Of course, if everyone followed all of the above rules, we here in the Trenches would have far less work and fewer clients. Life here in the Trenches would also be a lot less interesting. Well, we're not bored and are swamped with work because human nature means most people can't follow "the rules". That's life - here in the Trenches.
Friday, November 16, 2012
Wednesday, November 14, 2012
Sometimes, you just have to meet the other side where they are. In the past few weeks, my clients and I have attended mediation in two different cases. In both cases, my client made a settlement proposal structured along one line of reasoning and approach to the family assets, and their spouse's counter-proposal approached the family assets in an entirely different way. In each case, we had two choices: we could have stuck to our guns and insisted that the other spouse approach the settlement from our point of view, or we could regroup slightly and find a way to fit what our client needed into their spouse's framework. In both cases, I chose the latter (oh, you figured that out, didn't you?), but it took a lot of work to convince my client of the wisdom of that path. Here in the Trenches, clients are used to everything being a power play, and it's hard for them to back down. They see it as a sign of weakness. Part of what we do here in the Trenches is help our clients move forward with their lives, and part of that is to help them learn to pick their battles, and decide what's really important. My clients? We revamped our offers so they mirrored the form of their spouse's, while keeping their own substance. I think it will help the cases settle. Keep your fingers crossed - here in the Trenches.
Monday, November 12, 2012
My Dad is a World War II veteran. They're a dying breed, and as they die, their stories die with them. He flew out of Italy as group navigator for 450th Bomb Group, and lead navigator for the wing and for the 15th Air Force. Dad earned two Distinguished Flying Crosses, two weeks apart, one for flying the entire bomb group over their target without instruments, using only a compass and a stopwatch. He was shot down over Anzio Beachhead, landing just inside the Allied line, straddling a latrine trench. He watched his friends die, and narrowly missed blowing up with his crew when the fuel line on their B-24 became blocked. He never talked about the war, until I had children. Even then, he didn't share until my eldest was five years old. I'll never forget that day. We were visiting the Air and Space Museum, and in the World War II room, Dad suddenly began telling my son all about the things they saw there. Soon, Dad had an audience and a tour group. I hung closer than any of them. A few years later, he started talking to their classes about the war, and my daughter interviewed him on tape. It was about that time that his bomb group started having reunions, only 50 or so years after the war. They hadn't have a reunion before then because none of them could talk about the war. What they saw and what they experienced were too painful to recall. His experience isn't unusual among veterans. The men and women who serve our country in the armed forces are ordinary people, doing extraordinary things that are too painful for most of them to discuss. They serve and suffer so we can enjoy our freedoms and our way of life. On this Veterans' Day, take a moment and thank our present and former servicemembers for their sacrifice. I know I will - here in the Trenches.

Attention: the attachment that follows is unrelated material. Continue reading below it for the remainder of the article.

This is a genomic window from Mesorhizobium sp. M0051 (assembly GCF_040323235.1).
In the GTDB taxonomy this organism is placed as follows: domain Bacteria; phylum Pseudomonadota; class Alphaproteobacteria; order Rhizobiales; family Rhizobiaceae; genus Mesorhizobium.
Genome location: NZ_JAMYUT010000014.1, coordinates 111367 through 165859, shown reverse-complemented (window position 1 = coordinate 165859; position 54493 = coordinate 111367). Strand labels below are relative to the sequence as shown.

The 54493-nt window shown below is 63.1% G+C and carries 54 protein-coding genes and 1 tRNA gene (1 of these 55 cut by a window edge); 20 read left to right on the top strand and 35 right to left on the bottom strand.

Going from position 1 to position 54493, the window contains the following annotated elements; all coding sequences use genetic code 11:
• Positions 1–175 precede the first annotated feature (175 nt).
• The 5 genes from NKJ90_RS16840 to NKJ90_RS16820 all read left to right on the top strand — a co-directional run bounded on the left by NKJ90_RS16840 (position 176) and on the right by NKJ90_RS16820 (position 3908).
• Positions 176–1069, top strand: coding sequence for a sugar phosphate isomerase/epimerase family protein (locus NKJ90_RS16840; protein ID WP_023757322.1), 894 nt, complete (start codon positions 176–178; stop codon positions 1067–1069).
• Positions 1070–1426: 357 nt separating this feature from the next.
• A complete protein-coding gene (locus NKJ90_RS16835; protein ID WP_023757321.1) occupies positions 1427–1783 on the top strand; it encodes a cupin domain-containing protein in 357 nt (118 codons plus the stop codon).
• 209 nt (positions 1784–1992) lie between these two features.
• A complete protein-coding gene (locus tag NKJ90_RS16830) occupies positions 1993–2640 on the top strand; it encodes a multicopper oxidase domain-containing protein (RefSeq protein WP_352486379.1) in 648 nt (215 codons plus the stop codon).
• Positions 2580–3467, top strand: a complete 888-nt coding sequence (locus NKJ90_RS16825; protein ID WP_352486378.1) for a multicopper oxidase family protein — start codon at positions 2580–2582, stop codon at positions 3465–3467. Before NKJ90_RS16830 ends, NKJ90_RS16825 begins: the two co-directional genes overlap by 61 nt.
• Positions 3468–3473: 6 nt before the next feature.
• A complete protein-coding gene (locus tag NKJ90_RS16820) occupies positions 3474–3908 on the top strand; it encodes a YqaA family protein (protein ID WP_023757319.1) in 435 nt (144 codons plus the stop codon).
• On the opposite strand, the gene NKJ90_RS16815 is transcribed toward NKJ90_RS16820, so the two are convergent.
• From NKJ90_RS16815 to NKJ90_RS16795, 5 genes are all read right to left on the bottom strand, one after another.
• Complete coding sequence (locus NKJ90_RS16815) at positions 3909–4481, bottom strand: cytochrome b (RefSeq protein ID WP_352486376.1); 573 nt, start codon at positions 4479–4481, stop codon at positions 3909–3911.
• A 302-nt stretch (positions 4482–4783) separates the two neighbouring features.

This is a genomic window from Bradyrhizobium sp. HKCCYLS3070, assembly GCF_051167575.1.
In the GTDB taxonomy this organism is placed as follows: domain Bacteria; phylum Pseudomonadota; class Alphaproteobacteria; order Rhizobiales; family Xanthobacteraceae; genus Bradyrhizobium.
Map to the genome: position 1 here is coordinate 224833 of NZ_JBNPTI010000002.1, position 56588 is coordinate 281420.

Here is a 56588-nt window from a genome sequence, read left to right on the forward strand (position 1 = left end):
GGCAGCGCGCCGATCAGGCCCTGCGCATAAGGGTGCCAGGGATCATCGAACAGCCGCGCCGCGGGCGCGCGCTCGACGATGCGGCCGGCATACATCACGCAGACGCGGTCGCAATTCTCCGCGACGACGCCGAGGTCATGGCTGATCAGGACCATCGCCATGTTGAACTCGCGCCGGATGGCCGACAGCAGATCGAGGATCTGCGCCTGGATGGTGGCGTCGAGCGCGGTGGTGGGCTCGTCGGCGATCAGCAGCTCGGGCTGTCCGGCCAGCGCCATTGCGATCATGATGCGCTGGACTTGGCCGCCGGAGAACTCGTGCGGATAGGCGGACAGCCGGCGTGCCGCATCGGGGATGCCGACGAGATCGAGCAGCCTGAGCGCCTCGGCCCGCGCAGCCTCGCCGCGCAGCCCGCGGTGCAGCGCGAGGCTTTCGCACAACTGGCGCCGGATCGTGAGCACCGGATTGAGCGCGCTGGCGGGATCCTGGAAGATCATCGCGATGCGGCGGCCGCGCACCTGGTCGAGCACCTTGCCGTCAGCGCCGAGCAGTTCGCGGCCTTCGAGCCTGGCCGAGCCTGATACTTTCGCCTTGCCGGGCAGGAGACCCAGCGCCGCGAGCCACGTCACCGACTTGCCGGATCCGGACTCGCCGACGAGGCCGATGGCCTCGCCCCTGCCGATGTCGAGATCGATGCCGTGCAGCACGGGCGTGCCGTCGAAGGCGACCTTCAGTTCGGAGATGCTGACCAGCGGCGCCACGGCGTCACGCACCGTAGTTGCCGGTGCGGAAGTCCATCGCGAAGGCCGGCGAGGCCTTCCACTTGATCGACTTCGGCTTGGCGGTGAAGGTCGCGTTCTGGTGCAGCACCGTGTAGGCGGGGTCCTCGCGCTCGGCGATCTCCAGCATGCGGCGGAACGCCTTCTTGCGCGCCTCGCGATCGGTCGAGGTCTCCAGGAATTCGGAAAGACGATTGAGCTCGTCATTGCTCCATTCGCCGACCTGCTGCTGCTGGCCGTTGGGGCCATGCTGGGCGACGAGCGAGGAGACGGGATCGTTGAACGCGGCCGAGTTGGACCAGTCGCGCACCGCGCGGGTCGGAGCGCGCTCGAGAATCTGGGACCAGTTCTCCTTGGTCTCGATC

Friday, November 9, 2012
Thursday, November 8, 2012
Stress is a funny thing. When one of my puppies is getting attention or if she's not feeling well, her boyfriend is the first to let us know. He goes crazy - he circles her, sniffs her behind, licks her nose and her ears, paces the rooms, whines, and starts all over again and then again. He keeps going until she either stops getting attention, or she starts feeling well again. Then, he's calm, cool and collected. Right now, my dogs remind me of one of my clients here in the Trenches. The months leading up to their separation were tense; the anxiety was building. My client was a wreck before she told her husband she was leaving. Then she told him, and all hell broke loose. Lawyers were writing letters, and ultimatums were being issued. Off duty police for both sides were present during the move out. And did I mention that things were tense? A few days passed and we heard from the client. She and her spouse were talking, getting along and making decisions - together. The stress of living under the same roof and of the move was past, and now cooler heads could prevail - Here in the Trenches.
Wednesday, November 7, 2012